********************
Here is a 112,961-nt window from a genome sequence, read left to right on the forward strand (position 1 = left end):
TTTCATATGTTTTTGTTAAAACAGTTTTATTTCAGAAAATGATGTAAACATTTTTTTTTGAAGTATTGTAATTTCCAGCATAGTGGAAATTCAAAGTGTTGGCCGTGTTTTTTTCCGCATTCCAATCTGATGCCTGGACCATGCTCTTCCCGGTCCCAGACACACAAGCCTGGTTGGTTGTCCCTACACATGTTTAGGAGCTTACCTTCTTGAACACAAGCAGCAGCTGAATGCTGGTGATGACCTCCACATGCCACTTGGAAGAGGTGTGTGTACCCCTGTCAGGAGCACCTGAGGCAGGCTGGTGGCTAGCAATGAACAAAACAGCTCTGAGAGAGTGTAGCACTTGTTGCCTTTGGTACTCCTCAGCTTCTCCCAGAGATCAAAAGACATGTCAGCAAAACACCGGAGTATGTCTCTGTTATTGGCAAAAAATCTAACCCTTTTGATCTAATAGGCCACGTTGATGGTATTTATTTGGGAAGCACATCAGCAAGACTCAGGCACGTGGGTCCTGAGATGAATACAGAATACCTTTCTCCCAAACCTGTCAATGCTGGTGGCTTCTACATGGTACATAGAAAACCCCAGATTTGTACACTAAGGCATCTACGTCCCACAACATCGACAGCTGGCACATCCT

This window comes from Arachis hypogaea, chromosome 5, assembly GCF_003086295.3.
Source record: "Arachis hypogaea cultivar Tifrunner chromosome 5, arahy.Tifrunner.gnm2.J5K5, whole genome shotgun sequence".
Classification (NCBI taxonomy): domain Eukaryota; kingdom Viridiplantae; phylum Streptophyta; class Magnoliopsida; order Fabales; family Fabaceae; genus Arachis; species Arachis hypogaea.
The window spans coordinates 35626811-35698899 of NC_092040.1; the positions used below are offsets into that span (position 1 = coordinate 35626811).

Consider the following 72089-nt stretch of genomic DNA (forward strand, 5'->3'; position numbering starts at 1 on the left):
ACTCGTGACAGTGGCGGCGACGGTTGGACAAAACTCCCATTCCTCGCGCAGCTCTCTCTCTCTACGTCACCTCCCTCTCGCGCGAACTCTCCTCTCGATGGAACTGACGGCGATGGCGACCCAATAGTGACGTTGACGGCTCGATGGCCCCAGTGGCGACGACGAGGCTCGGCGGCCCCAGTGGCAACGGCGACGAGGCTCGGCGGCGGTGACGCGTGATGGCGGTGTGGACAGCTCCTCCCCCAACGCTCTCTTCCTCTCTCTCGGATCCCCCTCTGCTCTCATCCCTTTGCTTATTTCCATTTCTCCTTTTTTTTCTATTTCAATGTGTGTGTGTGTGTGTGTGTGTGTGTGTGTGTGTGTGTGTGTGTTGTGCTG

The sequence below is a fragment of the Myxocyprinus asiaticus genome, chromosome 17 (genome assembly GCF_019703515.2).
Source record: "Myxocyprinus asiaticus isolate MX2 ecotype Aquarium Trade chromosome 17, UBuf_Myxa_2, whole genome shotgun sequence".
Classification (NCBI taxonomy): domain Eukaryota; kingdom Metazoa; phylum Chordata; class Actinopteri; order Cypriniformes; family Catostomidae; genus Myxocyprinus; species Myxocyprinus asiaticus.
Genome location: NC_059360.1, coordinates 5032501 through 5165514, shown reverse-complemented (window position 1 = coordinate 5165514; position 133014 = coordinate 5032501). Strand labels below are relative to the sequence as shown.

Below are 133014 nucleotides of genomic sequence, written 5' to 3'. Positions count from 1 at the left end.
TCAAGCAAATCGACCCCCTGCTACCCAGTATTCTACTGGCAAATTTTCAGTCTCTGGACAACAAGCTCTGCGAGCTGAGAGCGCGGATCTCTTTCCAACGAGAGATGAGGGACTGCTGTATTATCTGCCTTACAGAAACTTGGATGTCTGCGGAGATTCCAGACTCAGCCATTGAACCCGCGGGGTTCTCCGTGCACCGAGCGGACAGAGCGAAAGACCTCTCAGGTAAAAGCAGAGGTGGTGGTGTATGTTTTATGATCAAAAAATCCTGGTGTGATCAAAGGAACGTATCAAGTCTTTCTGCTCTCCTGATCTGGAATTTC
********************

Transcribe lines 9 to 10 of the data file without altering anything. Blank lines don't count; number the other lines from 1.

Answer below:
The sequence below is a fragment of the Myxocyprinus asiaticus genome, chromosome 17 (genome assembly GCF_019703515.2).
Source record: "Myxocyprinus asiaticus isolate MX2 ecotype Aquarium Trade chromosome 17, UBuf_Myxa_2, whole genome shotgun sequence".